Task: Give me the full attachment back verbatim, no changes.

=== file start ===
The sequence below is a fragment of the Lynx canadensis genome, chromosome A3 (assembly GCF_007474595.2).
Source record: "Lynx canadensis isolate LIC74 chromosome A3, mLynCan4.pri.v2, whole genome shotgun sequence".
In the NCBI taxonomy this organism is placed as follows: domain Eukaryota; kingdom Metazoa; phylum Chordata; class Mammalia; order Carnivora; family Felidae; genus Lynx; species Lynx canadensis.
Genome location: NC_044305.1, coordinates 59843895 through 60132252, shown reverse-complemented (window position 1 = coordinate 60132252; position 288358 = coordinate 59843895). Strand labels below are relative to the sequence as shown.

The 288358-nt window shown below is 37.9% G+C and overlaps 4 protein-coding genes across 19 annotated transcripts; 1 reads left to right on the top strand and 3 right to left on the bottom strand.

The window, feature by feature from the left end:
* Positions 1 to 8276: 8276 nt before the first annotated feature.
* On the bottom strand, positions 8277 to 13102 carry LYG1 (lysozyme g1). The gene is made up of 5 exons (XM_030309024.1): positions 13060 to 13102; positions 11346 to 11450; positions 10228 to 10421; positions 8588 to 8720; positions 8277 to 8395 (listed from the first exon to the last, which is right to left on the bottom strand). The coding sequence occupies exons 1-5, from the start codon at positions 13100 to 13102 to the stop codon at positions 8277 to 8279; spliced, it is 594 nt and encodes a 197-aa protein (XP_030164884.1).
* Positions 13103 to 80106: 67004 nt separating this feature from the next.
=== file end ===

The sequence below is a fragment of the Lynx canadensis genome, chromosome A3 (assembly GCF_007474595.2).
Source record: "Lynx canadensis isolate LIC74 chromosome A3, mLynCan4.pri.v2, whole genome shotgun sequence".
In the NCBI taxonomy this organism is placed as follows: domain Eukaryota; kingdom Metazoa; phylum Chordata; class Mammalia; order Carnivora; family Felidae; genus Lynx; species Lynx canadensis.
Genome location: NC_044305.1, coordinates 59843895 through 60132252, shown reverse-complemented (window position 1 = coordinate 60132252; position 288358 = coordinate 59843895). Strand labels below are relative to the sequence as shown.

The 288358-nt window shown below is 37.9% G+C and overlaps 4 protein-coding genes across 19 annotated transcripts; 1 reads left to right on the top strand and 3 right to left on the bottom strand.

The window, feature by feature from the left end:
* Positions 1 to 8276: 8276 nt before the first annotated feature.
* On the bottom strand, positions 8277 to 13102 carry LYG1 (lysozyme g1). The gene is made up of 5 exons (XM_030309024.1): positions 13060 to 13102; positions 11346 to 11450; positions 10228 to 10421; positions 8588 to 8720; positions 8277 to 8395 (listed from the first exon to the last, which is right to left on the bottom strand). The coding sequence occupies exons 1-5, from the start codon at positions 13100 to 13102 to the stop codon at positions 8277 to 8279; spliced, it is 594 nt and encodes a 197-aa protein (XP_030164884.1).
* Positions 13103 to 80106: 67004 nt separating this feature from the next.